“Without the past, there is no present, nor can we build a future.” Anon.
I was born a Steeves from the line of Lewis, the 7th son of Heinrich and Rachel. Lewis died in 1827. Some time ago, our family discovered where Lewis was buried and we were pleasantly surprised that the headstone is still standing and legible.
"So what?" some would say.
Constables carried guns in those days and our relative accidentally shot and killed one of the constables with the warrant. Our relative was arrested but managed to escape to New York after the inquest.
Even before we heard this story, my Dad had an interest in our family history and we often talked about where our ancestor Lewis Steeves was buried. In our drives, whenever we saw a cemetery, we would stop and scan the headstones. "If you are driving with Idella, you can’t get past a cemetery” became a family joke.
Someone thought Lewis was buried at Turtle Creek, but where? I live in Ontario and helped on the farm only in the summer, so there was not a lot of time to "cemetery shop." We did it the hard way. Before I accumulated a laptop, books, papers, articles, census records, etc., my search for Lewis Steeves was a journey with many obstacles.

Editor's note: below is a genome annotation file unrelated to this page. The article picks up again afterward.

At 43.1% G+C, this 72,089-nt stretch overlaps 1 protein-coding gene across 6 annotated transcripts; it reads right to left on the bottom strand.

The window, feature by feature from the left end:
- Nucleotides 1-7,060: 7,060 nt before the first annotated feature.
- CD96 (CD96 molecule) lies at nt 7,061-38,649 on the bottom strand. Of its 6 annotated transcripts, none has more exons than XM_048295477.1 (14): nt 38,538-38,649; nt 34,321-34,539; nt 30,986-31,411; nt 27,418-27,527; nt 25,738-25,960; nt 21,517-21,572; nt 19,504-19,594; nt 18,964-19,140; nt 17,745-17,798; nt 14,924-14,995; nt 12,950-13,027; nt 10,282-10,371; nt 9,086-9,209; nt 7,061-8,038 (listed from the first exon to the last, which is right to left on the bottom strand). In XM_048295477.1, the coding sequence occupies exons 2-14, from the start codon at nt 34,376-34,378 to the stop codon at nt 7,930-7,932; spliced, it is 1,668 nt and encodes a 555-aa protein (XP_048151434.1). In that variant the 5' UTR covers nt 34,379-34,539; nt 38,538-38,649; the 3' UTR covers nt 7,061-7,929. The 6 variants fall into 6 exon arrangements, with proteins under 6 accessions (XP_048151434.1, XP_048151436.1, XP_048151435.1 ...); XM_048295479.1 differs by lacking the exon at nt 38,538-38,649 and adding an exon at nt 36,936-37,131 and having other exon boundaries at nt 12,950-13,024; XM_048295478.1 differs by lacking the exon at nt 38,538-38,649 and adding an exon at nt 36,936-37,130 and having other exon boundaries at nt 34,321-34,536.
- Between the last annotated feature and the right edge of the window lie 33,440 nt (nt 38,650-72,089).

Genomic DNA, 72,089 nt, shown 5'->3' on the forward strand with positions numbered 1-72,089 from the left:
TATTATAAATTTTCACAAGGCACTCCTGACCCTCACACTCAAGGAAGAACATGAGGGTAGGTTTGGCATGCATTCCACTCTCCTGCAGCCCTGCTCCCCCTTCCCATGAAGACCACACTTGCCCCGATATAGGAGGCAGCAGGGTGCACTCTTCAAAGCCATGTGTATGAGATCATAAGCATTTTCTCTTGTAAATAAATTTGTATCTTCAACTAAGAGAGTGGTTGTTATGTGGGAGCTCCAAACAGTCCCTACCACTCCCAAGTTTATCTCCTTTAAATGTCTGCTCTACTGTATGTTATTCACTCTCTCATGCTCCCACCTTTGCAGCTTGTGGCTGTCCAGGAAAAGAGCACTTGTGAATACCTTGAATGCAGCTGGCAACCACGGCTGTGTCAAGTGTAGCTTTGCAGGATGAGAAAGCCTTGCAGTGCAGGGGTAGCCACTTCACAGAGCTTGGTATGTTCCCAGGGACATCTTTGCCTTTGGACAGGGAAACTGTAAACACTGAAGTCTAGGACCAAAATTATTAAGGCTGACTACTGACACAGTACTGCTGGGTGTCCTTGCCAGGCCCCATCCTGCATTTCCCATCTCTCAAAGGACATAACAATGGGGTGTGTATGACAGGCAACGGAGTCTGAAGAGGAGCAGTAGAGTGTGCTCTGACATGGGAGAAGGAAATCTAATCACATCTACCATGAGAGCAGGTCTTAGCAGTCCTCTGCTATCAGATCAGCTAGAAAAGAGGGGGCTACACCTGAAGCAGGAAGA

We searched many cemeteries and were about to give up. Then, on a trip near Hillsborough one Sunday, when it was nearly dark, I spotted a cemetery with no sign. I said, "I have got to try." For some reason, I went up to a knoll beside a huge tree and, using a flashlight, made out the spelling on a stone. It was Lewis!
I hollered to Dad, "I found it!" He climbed out of the truck just to see for himself. What satisfaction!
When we saw the neglected state of the cemetery, Dad said we would have to do something about it. We went back and talked to a few residents. They said local men had restored it, but it was no longer maintained. Dad made up his mind that we would at least cut the bushes and grass.
Maintaining cemeteries is about history, honour and respect for our forbearers, a connection to those who helped shape us...
In response to the question "So what?," maintaining cemeteries is about history, honour and respect for our forbearers, a connection to those who helped shape us into the way we are.
Marc Jahr wrote "When memory lives, the departed live, a powerful and present force to those who knew them, and loved or hated them, defying the indifference that time breeds. When memory dies, the departure from life is irrevocable."*
On many tombstones, there is a phrase "Never Forgotten." We did not forget about our Lewis.